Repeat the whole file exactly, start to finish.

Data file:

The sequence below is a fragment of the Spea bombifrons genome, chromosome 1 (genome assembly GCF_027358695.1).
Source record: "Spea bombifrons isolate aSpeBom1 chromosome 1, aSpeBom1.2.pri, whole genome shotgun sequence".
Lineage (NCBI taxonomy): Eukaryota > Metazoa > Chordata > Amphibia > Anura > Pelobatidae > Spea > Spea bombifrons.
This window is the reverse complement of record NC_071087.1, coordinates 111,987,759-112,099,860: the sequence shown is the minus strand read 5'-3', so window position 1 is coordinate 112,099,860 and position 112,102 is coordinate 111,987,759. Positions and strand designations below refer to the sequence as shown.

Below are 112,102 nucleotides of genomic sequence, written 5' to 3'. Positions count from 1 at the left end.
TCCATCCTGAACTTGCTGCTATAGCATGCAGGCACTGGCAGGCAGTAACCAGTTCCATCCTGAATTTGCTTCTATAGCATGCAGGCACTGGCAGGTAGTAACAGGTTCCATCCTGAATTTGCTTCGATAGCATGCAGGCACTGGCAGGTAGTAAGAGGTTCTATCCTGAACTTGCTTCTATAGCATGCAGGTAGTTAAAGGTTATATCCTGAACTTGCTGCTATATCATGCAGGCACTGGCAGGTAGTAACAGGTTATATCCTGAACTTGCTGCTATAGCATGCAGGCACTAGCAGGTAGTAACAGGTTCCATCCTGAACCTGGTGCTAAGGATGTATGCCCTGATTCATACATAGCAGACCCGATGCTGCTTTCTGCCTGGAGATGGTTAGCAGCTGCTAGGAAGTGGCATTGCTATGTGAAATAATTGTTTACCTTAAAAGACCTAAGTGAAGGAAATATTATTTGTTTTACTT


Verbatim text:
The sequence below is a fragment of the Spea bombifrons genome, chromosome 1 (genome assembly GCF_027358695.1).
Source record: "Spea bombifrons isolate aSpeBom1 chromosome 1, aSpeBom1.2.pri, whole genome shotgun sequence".
Lineage (NCBI taxonomy): Eukaryota > Metazoa > Chordata > Amphibia > Anura > Pelobatidae > Spea > Spea bombifrons.
This window is the reverse complement of record NC_071087.1, coordinates 111,987,759-112,099,860: the sequence shown is the minus strand read 5'-3', so window position 1 is coordinate 112,099,860 and position 112,102 is coordinate 111,987,759. Positions and strand designations below refer to the sequence as shown.

Below are 112,102 nucleotides of genomic sequence, written 5' to 3'. Positions count from 1 at the left end.
TCCATCCTGAACTTGCTGCTATAGCATGCAGGCACTGGCAGGCAGTAACCAGTTCCATCCTGAATTTGCTTCTATAGCATGCAGGCACTGGCAGGTAGTAACAGGTTCCATCCTGAATTTGCTTCGATAGCATGCAGGCACTGGCAGGTAGTAAGAGGTTCTATCCTGAACTTGCTTCTATAGCATGCAGGTAGTTAAAGGTTATATCCTGAACTTGCTGCTATATCATGCAGGCACTGGCAGGTAGTAACAGGTTATATCCTGAACTTGCTGCTATAGCATGCAGGCACTAGCAGGTAGTAACAGGTTCCATCCTGAACCTGGTGCTAAGGATGTATGCCCTGATTCATACATAGCAGACCCGATGCTGCTTTCTGCCTGGAGATGGTTAGCAGCTGCTAGGAAGTGGCATTGCTATGTGAAATAATTGTTTACCTTAAAAGACCTAAGTGAAGGAAATATTATTTGTTTTACTT